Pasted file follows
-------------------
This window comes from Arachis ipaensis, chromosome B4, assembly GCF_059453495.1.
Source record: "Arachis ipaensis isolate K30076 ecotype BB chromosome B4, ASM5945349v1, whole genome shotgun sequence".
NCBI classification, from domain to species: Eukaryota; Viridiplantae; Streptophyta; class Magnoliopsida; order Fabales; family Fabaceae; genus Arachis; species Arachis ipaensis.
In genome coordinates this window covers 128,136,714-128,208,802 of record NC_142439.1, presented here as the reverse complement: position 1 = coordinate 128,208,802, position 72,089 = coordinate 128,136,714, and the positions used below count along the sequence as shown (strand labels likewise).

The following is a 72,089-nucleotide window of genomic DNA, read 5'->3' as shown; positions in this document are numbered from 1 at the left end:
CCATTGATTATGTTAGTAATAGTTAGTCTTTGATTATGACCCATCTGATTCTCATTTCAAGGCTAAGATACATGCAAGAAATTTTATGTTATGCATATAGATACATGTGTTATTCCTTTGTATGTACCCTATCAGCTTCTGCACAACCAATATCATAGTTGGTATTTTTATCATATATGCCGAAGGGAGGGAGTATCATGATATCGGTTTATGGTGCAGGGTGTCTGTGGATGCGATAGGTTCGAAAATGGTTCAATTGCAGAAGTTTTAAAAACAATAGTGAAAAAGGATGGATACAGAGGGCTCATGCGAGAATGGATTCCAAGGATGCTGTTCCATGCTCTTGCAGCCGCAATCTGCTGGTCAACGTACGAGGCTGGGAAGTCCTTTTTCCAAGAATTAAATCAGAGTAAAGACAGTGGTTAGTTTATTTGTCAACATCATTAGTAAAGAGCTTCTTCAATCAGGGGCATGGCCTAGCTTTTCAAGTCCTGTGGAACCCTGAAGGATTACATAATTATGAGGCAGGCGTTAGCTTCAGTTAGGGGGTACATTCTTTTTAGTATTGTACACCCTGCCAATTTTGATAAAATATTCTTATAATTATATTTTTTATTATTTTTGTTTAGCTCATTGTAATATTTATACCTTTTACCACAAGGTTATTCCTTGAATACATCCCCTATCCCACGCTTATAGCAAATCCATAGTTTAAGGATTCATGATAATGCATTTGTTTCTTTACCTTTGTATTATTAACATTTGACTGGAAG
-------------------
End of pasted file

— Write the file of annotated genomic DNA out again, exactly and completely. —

This window comes from Arachis ipaensis, chromosome B4, assembly GCF_059453495.1.
Source record: "Arachis ipaensis isolate K30076 ecotype BB chromosome B4, ASM5945349v1, whole genome shotgun sequence".
NCBI classification, from domain to species: Eukaryota; Viridiplantae; Streptophyta; class Magnoliopsida; order Fabales; family Fabaceae; genus Arachis; species Arachis ipaensis.
In genome coordinates this window covers 128,136,714-128,208,802 of record NC_142439.1, presented here as the reverse complement: position 1 = coordinate 128,208,802, position 72,089 = coordinate 128,136,714, and the positions used below count along the sequence as shown (strand labels likewise).

The following is a 72,089-nucleotide window of genomic DNA, read 5'->3' as shown; positions in this document are numbered from 1 at the left end:
CCATTGATTATGTTAGTAATAGTTAGTCTTTGATTATGACCCATCTGATTCTCATTTCAAGGCTAAGATACATGCAAGAAATTTTATGTTATGCATATAGATACATGTGTTATTCCTTTGTATGTACCCTATCAGCTTCTGCACAACCAATATCATAGTTGGTATTTTTATCATATATGCCGAAGGGAGGGAGTATCATGATATCGGTTTATGGTGCAGGGTGTCTGTGGATGCGATAGGTTCGAAAATGGTTCAATTGCAGAAGTTTTAAAAACAATAGTGAAAAAGGATGGATACAGAGGGCTCATGCGAGAATGGATTCCAAGGATGCTGTTCCATGCTCTTGCAGCCGCAATCTGCTGGTCAACGTACGAGGCTGGGAAGTCCTTTTTCCAAGAATTAAATCAGAGTAAAGACAGTGGTTAGTTTATTTGTCAACATCATTAGTAAAGAGCTTCTTCAATCAGGGGCATGGCCTAGCTTTTCAAGTCCTGTGGAACCCTGAAGGATTACATAATTATGAGGCAGGCGTTAGCTTCAGTTAGGGGGTACATTCTTTTTAGTATTGTACACCCTGCCAATTTTGATAAAATATTCTTATAATTATATTTTTTATTATTTTTGTTTAGCTCATTGTAATATTTATACCTTTTACCACAAGGTTATTCCTTGAATACATCCCCTATCCCACGCTTATAGCAAATCCATAGTTTAAGGATTCATGATAATGCATTTGTTTCTTTACCTTTGTATTATTAACATTTGACTGGAAG